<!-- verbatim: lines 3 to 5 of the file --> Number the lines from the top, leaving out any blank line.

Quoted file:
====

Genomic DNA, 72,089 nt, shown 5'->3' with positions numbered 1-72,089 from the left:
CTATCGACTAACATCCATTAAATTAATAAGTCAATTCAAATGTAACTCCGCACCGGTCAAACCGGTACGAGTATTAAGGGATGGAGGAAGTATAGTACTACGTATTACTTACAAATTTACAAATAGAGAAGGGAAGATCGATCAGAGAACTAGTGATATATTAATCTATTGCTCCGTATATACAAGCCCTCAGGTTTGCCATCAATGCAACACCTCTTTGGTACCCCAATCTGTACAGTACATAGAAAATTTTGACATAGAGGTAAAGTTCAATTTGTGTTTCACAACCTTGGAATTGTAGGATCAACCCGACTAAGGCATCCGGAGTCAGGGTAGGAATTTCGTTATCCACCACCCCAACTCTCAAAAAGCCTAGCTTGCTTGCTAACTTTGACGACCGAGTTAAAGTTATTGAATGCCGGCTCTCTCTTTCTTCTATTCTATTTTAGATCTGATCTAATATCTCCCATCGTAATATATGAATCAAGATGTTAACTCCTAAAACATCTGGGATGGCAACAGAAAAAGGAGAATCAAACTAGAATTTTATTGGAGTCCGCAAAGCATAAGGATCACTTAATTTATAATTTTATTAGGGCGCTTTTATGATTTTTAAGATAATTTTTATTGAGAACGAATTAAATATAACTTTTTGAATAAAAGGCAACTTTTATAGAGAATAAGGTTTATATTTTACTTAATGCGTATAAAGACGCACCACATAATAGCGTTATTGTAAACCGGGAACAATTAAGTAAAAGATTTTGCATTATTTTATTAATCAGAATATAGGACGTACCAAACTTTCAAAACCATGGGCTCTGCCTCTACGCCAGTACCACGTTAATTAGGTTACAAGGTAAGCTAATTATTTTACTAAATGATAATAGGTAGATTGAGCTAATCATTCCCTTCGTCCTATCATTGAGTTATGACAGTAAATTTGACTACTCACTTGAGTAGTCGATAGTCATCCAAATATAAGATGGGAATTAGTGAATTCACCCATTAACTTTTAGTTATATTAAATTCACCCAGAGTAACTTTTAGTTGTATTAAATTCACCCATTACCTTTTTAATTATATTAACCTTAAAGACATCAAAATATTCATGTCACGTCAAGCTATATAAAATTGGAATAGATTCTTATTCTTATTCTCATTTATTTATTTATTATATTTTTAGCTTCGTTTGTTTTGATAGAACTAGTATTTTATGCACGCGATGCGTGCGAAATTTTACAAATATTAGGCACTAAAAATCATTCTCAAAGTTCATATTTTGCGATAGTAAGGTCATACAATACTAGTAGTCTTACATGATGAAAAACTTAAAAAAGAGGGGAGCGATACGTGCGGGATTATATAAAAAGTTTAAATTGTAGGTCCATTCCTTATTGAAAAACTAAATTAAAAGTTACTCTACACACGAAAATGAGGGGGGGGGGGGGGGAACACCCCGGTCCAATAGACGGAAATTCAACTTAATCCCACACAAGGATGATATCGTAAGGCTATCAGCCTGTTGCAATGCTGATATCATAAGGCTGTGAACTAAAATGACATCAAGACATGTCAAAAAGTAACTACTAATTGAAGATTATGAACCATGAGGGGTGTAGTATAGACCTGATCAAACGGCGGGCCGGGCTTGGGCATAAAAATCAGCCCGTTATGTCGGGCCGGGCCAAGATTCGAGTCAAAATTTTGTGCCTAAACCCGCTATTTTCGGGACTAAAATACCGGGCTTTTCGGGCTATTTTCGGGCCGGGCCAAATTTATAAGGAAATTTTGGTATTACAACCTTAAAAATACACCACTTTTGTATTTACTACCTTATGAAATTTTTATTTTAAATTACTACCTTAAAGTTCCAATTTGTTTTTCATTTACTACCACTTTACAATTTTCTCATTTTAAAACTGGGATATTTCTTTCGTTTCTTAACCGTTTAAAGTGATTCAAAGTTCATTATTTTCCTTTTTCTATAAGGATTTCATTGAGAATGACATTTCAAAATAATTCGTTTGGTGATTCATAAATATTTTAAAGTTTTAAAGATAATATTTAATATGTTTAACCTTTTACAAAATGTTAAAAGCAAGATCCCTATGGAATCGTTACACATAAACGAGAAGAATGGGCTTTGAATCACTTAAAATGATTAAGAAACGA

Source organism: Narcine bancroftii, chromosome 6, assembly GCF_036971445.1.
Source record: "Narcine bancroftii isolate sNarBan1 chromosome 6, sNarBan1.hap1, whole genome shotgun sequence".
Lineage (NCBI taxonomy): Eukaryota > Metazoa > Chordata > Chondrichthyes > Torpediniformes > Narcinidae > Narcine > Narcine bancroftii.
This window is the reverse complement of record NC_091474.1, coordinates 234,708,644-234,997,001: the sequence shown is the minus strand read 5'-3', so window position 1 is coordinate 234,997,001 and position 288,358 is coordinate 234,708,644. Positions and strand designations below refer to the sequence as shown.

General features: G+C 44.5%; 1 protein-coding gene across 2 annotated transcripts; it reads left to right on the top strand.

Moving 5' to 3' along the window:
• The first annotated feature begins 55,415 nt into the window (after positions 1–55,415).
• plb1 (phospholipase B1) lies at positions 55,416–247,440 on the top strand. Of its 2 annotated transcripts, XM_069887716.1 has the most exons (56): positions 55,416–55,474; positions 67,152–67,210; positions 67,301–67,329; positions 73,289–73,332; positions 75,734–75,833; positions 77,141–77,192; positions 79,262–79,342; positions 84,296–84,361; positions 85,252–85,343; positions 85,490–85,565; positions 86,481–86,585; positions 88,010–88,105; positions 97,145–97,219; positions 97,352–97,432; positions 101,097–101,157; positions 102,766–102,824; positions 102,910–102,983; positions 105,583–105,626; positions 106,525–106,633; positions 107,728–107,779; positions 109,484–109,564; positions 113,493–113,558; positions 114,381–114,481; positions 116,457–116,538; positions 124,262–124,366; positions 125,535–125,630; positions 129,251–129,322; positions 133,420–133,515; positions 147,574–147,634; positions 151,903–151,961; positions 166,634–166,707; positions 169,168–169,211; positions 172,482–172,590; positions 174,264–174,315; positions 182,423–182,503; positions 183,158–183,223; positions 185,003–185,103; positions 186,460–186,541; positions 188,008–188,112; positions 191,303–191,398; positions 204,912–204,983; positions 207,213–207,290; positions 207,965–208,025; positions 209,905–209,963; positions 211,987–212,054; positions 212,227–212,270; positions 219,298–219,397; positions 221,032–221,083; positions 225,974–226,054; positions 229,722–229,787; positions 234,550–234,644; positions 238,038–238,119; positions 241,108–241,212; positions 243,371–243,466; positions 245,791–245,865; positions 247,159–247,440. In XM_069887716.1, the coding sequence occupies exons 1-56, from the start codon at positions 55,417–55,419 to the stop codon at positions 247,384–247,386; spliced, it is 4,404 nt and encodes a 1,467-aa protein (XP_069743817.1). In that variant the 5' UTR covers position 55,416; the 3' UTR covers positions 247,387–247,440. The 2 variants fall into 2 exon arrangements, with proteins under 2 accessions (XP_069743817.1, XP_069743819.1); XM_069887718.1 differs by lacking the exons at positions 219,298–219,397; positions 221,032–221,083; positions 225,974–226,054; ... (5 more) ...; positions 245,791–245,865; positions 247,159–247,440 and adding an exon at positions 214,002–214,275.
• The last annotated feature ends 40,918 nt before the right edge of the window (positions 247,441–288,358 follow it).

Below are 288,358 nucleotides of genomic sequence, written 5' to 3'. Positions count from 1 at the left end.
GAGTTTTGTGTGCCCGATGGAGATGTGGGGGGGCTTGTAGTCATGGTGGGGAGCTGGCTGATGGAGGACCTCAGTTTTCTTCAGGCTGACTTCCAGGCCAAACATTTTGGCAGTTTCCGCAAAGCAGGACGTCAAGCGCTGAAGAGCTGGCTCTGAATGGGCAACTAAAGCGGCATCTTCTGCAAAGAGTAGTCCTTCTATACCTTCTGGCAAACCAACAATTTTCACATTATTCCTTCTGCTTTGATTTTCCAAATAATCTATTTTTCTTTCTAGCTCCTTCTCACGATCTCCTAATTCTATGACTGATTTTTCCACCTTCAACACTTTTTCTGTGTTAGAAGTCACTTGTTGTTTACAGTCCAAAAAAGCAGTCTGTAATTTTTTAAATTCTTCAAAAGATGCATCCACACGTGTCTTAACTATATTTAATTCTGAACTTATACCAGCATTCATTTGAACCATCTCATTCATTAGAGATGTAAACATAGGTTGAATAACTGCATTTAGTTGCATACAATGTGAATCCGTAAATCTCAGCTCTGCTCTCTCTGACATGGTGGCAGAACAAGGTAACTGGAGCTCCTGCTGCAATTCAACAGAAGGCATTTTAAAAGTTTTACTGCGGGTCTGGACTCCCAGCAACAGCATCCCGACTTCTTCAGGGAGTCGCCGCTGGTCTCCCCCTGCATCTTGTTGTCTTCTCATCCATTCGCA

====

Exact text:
Source organism: Narcine bancroftii, chromosome 6, assembly GCF_036971445.1.
Source record: "Narcine bancroftii isolate sNarBan1 chromosome 6, sNarBan1.hap1, whole genome shotgun sequence".
Lineage (NCBI taxonomy): Eukaryota > Metazoa > Chordata > Chondrichthyes > Torpediniformes > Narcinidae > Narcine > Narcine bancroftii.